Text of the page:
Hilberinkbosch architecten 1996-2022: Wonen waardoor het leven kan landen

Astrid Aarsen, Eric Alink, Kirsten Hannema

Self Published, 2022


Thousands of houses away, the architectural duo Annemariken Hilberink and Geert Bosch look back on 25 years of architectural practice in their latest book Living, so that life can land. In their journey they take the reader from Neighborhood to Complex, from Residential to Heritage, they show who they are in Bureau and the closing Specials give a glimpse into their engagement. The well-founded monograph is a rich reflection of current issues, including housing construction assignments, renovation assignments, building outside the Randstad conurbation and new models for concept construction and timber construction.

In addition to their foreword and project descriptions, HB-a invited three guest authors to contribute to their jubilee publication. In Thuis in de Wereld, Kirsten Hannema puts Hilberinkbosch’s recurring question of conscience: Would I want to live there myself? central. An essential question for the task facing the current government. ‘The task facing the Netherlands extends beyond one million houses, how are we going to use it to build good buildings, streets, squares and neighbourhoods, where people can find a home?’ Astrid Aarsen describes in Disruptive Continuity how Hilberinkbosch’s architecture connects and a different way of looking at existing heritage. “A dialectical process of mutual influence to which the users, after delivery, add their own episode”. In the final essay, Eric Alink needs just under 7 cycling kilometers for his A short road novel that searches for the language of Hilberinkbosch. “…architecture becomes prose and at best poetry, the design revealing its own grammar, choice of words and peculiarities.” IN DUTCH!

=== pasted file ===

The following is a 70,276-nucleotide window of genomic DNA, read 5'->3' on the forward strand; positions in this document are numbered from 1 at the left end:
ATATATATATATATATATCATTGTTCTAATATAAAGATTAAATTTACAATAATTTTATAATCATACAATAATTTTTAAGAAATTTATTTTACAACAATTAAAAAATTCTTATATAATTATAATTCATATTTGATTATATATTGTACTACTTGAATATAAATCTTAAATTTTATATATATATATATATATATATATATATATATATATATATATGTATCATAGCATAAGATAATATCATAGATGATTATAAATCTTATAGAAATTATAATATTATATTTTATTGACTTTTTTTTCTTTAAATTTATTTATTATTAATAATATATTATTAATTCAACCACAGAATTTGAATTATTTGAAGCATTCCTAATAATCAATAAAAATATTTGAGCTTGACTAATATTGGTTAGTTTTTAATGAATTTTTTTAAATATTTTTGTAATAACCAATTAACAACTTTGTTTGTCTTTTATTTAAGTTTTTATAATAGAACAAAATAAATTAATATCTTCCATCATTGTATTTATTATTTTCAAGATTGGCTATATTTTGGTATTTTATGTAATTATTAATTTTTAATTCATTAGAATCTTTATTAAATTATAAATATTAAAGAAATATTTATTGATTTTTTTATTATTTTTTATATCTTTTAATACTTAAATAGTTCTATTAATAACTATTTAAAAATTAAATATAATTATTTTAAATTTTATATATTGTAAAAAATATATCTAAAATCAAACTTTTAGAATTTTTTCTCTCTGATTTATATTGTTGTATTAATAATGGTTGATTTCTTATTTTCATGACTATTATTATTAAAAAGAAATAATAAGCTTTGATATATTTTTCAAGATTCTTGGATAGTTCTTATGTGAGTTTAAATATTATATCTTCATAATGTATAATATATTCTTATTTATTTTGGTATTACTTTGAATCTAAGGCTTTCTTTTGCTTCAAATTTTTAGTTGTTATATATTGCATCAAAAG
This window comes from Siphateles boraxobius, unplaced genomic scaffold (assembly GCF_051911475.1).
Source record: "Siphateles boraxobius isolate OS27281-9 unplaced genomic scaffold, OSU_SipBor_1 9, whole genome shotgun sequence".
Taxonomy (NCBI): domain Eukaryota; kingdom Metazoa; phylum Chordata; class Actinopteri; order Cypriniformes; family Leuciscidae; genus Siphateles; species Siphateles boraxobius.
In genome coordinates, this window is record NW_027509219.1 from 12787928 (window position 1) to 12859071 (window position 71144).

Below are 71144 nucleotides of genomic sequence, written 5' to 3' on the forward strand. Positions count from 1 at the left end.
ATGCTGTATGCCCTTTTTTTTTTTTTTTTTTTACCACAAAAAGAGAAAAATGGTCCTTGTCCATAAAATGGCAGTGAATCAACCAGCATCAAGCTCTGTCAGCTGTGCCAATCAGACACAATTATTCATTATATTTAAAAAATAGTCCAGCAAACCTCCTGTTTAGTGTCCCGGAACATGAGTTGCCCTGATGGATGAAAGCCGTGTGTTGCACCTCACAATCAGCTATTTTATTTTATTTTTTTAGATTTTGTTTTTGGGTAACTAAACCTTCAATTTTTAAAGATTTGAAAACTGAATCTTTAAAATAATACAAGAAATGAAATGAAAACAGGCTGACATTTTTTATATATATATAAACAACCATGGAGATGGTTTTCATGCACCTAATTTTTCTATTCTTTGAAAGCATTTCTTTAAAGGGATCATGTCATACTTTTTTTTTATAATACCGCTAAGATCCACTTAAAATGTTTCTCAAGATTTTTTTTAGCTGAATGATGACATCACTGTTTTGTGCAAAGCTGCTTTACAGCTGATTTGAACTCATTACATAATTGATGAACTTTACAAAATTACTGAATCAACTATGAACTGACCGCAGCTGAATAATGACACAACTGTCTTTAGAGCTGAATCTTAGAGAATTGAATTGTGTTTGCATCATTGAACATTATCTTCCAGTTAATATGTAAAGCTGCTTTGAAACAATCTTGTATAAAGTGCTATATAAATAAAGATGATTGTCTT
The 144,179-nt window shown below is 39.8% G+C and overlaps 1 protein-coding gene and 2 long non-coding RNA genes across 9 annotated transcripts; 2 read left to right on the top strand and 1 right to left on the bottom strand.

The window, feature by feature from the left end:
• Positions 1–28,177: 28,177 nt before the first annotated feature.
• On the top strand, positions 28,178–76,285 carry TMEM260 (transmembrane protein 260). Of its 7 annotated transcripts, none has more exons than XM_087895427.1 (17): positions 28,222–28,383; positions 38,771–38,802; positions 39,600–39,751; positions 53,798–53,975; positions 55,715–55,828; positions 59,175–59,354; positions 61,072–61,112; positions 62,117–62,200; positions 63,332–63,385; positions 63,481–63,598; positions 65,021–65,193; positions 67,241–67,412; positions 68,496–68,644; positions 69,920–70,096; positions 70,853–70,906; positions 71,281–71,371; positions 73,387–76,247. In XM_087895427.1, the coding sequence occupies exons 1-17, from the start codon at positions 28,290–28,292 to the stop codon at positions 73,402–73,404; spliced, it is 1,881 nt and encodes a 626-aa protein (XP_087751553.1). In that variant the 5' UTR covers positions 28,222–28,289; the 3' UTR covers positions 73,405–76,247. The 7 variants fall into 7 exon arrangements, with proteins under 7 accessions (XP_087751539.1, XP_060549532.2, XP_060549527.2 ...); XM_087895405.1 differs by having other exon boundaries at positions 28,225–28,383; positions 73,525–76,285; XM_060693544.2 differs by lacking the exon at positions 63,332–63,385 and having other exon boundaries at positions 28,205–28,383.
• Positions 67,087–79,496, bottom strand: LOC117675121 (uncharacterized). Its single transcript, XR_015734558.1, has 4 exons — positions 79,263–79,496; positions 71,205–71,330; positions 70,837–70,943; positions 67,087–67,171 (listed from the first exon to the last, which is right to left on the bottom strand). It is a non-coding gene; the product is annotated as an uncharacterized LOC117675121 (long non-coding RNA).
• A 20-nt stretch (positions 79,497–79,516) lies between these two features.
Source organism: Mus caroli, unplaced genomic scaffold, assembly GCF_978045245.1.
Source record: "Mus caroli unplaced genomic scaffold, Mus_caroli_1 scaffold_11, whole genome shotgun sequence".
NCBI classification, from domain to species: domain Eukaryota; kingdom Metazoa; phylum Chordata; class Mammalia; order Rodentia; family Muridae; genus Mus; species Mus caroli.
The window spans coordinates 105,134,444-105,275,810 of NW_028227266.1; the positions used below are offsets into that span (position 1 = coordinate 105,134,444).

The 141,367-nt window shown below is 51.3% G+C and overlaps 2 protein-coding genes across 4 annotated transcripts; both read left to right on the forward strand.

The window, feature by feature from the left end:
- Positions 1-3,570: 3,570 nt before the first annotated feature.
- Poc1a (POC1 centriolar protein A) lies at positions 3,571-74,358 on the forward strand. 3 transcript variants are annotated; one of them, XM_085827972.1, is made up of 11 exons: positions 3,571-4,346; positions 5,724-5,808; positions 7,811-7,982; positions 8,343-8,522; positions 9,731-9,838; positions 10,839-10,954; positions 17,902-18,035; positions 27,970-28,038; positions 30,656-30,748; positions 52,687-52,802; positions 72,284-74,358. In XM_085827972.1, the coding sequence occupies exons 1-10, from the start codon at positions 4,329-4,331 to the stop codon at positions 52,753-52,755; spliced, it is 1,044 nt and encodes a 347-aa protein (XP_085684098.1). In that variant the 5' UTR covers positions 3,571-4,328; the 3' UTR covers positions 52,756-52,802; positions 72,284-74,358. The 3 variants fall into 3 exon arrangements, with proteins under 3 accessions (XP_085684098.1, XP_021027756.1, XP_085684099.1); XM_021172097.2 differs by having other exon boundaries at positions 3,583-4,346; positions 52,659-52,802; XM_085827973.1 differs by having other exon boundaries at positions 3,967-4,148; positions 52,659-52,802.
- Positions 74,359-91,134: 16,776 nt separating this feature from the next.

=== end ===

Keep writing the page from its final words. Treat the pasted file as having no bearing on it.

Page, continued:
ISBN: 9789081011105

336 pages, illustrated, 26,3 x 20,5 cm, paperback, Dutch